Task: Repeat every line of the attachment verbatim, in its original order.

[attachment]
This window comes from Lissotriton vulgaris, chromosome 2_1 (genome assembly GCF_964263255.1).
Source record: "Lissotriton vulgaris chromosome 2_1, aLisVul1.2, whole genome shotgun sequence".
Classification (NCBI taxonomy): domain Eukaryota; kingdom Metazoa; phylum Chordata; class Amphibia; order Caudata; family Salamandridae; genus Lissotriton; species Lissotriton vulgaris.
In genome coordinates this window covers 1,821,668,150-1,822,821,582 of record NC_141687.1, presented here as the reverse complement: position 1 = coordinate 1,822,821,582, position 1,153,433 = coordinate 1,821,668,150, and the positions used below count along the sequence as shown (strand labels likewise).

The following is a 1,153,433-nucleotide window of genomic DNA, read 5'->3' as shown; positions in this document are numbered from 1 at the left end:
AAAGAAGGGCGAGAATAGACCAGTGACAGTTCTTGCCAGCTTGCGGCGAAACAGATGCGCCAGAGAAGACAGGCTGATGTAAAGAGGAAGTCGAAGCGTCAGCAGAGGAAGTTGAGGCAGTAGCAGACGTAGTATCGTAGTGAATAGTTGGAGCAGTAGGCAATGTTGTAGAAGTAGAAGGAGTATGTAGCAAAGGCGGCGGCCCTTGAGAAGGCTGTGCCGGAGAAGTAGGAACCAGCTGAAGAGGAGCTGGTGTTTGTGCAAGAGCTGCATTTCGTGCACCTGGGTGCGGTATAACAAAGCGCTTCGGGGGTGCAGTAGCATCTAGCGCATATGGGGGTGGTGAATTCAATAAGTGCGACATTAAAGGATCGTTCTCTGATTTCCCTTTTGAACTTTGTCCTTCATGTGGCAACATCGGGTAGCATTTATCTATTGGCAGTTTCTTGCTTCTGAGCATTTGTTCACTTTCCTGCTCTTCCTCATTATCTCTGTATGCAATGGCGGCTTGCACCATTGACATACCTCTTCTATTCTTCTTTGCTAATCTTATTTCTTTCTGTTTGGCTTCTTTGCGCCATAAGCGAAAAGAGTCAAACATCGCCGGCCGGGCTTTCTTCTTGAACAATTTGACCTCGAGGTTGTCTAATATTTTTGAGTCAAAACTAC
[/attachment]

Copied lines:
This window comes from Lissotriton vulgaris, chromosome 2_1 (genome assembly GCF_964263255.1).
Source record: "Lissotriton vulgaris chromosome 2_1, aLisVul1.2, whole genome shotgun sequence".
Classification (NCBI taxonomy): domain Eukaryota; kingdom Metazoa; phylum Chordata; class Amphibia; order Caudata; family Salamandridae; genus Lissotriton; species Lissotriton vulgaris.
In genome coordinates this window covers 1,821,668,150-1,822,821,582 of record NC_141687.1, presented here as the reverse complement: position 1 = coordinate 1,822,821,582, position 1,153,433 = coordinate 1,821,668,150, and the positions used below count along the sequence as shown (strand labels likewise).

The following is a 1,153,433-nucleotide window of genomic DNA, read 5'->3' as shown; positions in this document are numbered from 1 at the left end:
AAAGAAGGGCGAGAATAGACCAGTGACAGTTCTTGCCAGCTTGCGGCGAAACAGATGCGCCAGAGAAGACAGGCTGATGTAAAGAGGAAGTCGAAGCGTCAGCAGAGGAAGTTGAGGCAGTAGCAGACGTAGTATCGTAGTGAATAGTTGGAGCAGTAGGCAATGTTGTAGAAGTAGAAGGAGTATGTAGCAAAGGCGGCGGCCCTTGAGAAGGCTGTGCCGGAGAAGTAGGAACCAGCTGAAGAGGAGCTGGTGTTTGTGCAAGAGCTGCATTTCGTGCACCTGGGTGCGGTATAACAAAGCGCTTCGGGGGTGCAGTAGCATCTAGCGCATATGGGGGTGGTGAATTCAATAAGTGCGACATTAAAGGATCGTTCTCTGATTTCCCTTTTGAACTTTGTCCTTCATGTGGCAACATCGGGTAGCATTTATCTATTGGCAGTTTCTTGCTTCTGAGCATTTGTTCACTTTCCTGCTCTTCCTCATTATCTCTGTATGCAATGGCGGCTTGCACCATTGACATACCTCTTCTATTCTTCTTTGCTAATCTTATTTCTTTCTGTTTGGCTTCTTTGCGCCATAAGCGAAAAGAGTCAAACATCGCCGGCCGGGCTTTCTTCTTGAACAATTTGACCTCGAGGTTGTCTAATATTTTTGAGTCAAAACTAC